PROPERTY CODE


TITLE 4. ACTIONS AND REMEDIES


CHAPTER 24. FORCIBLE ENTRY AND DETAINER


Sec. 24.001. FORCIBLE ENTRY AND DETAINER. (a) A person commits a forcible entry and detainer if the person enters the real property of another without legal authority or by force and refuses to surrender possession on demand.

(b) For the purposes of this chapter, a forcible entry is:

(1) an entry without the consent of the person in actual possession of the property;

(2) an entry without the consent of a tenant at will or by sufferance; or

(3) an entry without the consent of a person who acquired possession by forcible entry.

Acts 1983, 68th Leg., p. 3514, ch. 576, Sec. 1, eff. Jan. 1, 1984. Amended by Acts 1989, 71st Leg., ch. 688, Sec. 1, eff. Sept. 1, 1989.

Sec. 24.002. FORCIBLE DETAINER. (a) A person who refuses to surrender possession of real property on demand commits a forcible detainer if the person:

(1) is a tenant or a subtenant wilfully and without force holding over after the termination of the tenant's right of possession;

(2) is a tenant at will or by sufferance, including an occupant at the time of foreclosure of a lien superior to the tenant's lease; or

(3) is a tenant of a person who acquired possession by forcible entry.

(b) The demand for possession must be made in writing by a person entitled to possession of the property and must comply with the requirements for notice to vacate under Section 24.005.

Acts 1983, 68th Leg., p. 3514, ch. 576, Sec. 1, eff. Jan. 1, 1984. Amended by Acts 1985, 69th Leg., ch. 200, Sec. 1, eff. Aug. 26, 1985; Acts 1989, 71st Leg., ch. 688, Sec. 2, eff. Sept. 1, 1989.

Sec. 24.003. SUBSTITUTION OF PARTIES. If a tenancy for a term expires while the tenant's suit for forcible entry is pending, the landlord may prosecute the suit in the tenant's name for the landlord's benefit and at the landlord's expense. It is immaterial whether the tenant received possession from the landlord or became a tenant after obtaining possession of the property.

Acts 1983, 68th Leg., p. 3515, ch. 576, Sec. 1, eff. Jan. 1, 1984. Amended by Acts 1985, 69th Leg., ch. 891, Sec. 1, eff. Aug. 26, 1985.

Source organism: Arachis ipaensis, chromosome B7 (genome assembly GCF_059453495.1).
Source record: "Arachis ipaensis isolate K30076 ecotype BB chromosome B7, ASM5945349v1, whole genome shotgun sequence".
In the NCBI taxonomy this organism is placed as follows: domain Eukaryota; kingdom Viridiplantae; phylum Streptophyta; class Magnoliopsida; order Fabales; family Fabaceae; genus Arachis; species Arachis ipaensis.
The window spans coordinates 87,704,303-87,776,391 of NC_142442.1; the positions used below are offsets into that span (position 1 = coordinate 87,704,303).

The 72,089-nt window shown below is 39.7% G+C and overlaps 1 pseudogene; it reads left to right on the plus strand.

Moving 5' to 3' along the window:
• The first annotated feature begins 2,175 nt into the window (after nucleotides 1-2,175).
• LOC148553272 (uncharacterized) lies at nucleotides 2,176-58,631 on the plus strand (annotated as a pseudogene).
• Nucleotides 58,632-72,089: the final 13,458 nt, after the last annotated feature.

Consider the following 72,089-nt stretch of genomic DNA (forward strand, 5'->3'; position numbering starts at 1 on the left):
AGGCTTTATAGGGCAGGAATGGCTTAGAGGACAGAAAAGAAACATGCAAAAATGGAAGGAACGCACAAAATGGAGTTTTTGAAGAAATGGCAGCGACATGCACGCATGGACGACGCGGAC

Sec. 24.004. JURISDICTION; DISMISSAL. (a) Except as provided by Subsection (b), a justice court in the precinct in which the real property is located has jurisdiction in eviction suits. Eviction suits include forcible entry and detainer and forcible detainer suits. A justice court has jurisdiction to issue a writ of possession under Sections 24.0054(a), (a-2), and (a-3).

(b) A justice court does not have jurisdiction in a forcible entry and detainer or forcible detainer suit and shall dismiss the suit if the defendant files a sworn statement alleging the suit is based on a deed executed in violation of Chapter 21A, Business & Commerce Code.

Acts 1983, 68th Leg., p. 3515, ch. 576, Sec. 1, eff. Jan. 1, 1984. Amended by Acts 1985, 69th Leg., ch. 891, Sec. 1, eff. Aug. 26, 1985; Acts 1997, 75th Leg., ch. 1205, Sec. 1, eff. Sept. 1, 1997.

Amended by:

Acts 2011, 82nd Leg., R.S., Ch. 958 (H.B. 1111), Sec. 1, eff. January 1, 2012.

Acts 2011, 82nd Leg., R.S., Ch. 1242 (S.B. 1320), Sec. 3, eff. September 1, 2011.

Acts 2013, 83rd Leg., R.S., Ch. 161 (S.B. 1093), Sec. 22.002(28), eff. September 1, 2013.

Sec. 24.005. NOTICE TO VACATE PRIOR TO FILING EVICTION SUIT. (a) If the occupant is a tenant under a written lease or oral rental agreement, the landlord must give a tenant who defaults or holds over beyond the end of the rental term or renewal period at least three days' written notice to vacate the premises before the landlord files a forcible detainer suit, unless the parties have contracted for a shorter or longer notice period in a written lease or agreement. A landlord who files a forcible detainer suit on grounds that the tenant is holding over beyond the end of the rental term or renewal period must also comply with the tenancy termination requirements of Section 91.001.